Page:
03/28/06 -- ---
Dear Mr. Nadar,
Sir, I owe you an apology…
It is now the season of Lent, and although I am a recovered catholic, old habits such as guilt and self-loathing are difficult habits to break.
I grew up in the south, during the civil rights/Viet-Nam era in a home of Dixie-crats (allow me to clarify briefly the term Dixie-crat). A dixie-crat is not a conservative democrat—a dixie-crat is a republican, in every sense, who registers to vote in the democratic primary in order to manipulate the outcome.
Consequently, as a result of growing up around all of this cynicism, I became a democrat—a life long democrat. I became a democrat because, where republicans were corrupt, democrats were courageous; where republicans were self-interested, democrats were committed to the common good; where republicans were advancing the “military industrial complex”, the democrats were trying to end the war…
And whenever democrats where exposed as being less than honorable…I told myself that the democratic platform is larger than any single corrupt democratic legislator. Our platform advances the common good.
Well…I was young…
However, in the 2000 elections even as I was impassioned by your words, and although inspired by your courage in a way that has alluded me since my youth. I sat silently applauding you (I even considered “vote-swapping”), but in the end, I cast my vote for Al Gore. I was completely secure in my convictions. As desperately, as we needed you, it was far more critical to elect Al Gore than to risk (I’d been doing my homework over the last twenty years) allowing America to fall into the hands of George Bush and Dick Cheney.
When the 2004 elections rolled around--again I was mute, but this time I was even more resolute in my convictions, that a vote for you was a vote squandered. You were a luxury that we could not afford. Our constitution was under threat—Bush must clearly and definitively be re-defeated!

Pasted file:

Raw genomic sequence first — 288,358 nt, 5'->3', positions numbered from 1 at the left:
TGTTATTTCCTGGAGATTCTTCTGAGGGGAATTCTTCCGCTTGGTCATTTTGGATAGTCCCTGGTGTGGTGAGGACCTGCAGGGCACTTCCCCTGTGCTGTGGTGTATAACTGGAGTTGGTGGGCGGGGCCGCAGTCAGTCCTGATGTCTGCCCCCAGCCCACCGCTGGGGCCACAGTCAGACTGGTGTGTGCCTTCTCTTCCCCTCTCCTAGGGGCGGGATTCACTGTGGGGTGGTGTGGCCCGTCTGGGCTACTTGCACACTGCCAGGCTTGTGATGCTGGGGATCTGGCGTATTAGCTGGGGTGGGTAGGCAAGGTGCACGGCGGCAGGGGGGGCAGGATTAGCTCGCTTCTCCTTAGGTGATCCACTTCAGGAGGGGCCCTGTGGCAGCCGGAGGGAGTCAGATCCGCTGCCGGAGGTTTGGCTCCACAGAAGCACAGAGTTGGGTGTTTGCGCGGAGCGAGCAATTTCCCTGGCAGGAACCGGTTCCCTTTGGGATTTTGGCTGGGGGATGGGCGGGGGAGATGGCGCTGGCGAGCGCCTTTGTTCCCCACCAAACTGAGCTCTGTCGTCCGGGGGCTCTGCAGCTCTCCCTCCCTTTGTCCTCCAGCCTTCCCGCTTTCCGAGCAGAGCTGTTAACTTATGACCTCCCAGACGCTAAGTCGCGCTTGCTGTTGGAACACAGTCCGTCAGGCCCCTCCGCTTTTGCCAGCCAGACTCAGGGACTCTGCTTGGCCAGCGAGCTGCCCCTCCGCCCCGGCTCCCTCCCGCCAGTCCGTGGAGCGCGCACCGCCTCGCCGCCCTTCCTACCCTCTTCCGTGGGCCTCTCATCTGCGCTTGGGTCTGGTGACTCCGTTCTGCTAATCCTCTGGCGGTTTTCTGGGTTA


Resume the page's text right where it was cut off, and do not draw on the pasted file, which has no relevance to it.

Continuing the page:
Moreover, as the Downing Street Memo exposed Bush and the lies he told taking us to war in Iraq, a war of profit, a war of pestilence wrought on the peoples of Iraq after so many years enduring the tyrannies of Saddam Hussein. A pestilence that will haunt the peoples of the Middle East as well as the men and women serving in Iraq and Afghanistan, who’s patriotism has been exploited so unconscionably by this regime. Depleted Uranium is the legacy that will resonate for generations to come. Brutality, torture and empire will now be the values most often associated with the United States. Mean-spirited debate and incivility are the new currency in Bush’s America.
Yet, while the lies and corruption continue to spill forth, we have in our democratic leadership, people unwilling to stand up, unwilling to stand up to protect our representative democracy, our basic civil liberties and our constitution. I like many across the country have stood by, nearly pulling out my hair, making phone calls, writing letters, signing petitions, watching in anguish, as our democratic leadership serves up more power and legitimacy to this regime.
Now, here we are, a year and a half into Bush’s second term—Lent. Lent, and although I no longer consider myself a catholic, I still find myself falling into the ritual of self-reflection, and a good habit indeed—one of my few...
and sir, I owe you an apology...
I understand now, that I am a war criminal. I am responsible. I am complicit in disseminating depleted uranium throughout the Middle East. I am responsible for the renditions, for Abu Ghraib, for the torture, for the illegal spying, etc. I am responsible. I am responsible for it all.
I am responsible because, when we choose the cowardly path as we step into the ballot box, we choose cowardly people to represent us. We choose fear to dictate our actions rather than courage. Little wonder that that is what we see reflected back to us by our leadership. More importantly, in choosing weak and cowardly people, we choose to allow unspeakable acts to be committed in our name and for that, sir—I owe you and the world, an apology.
Linda H Riegler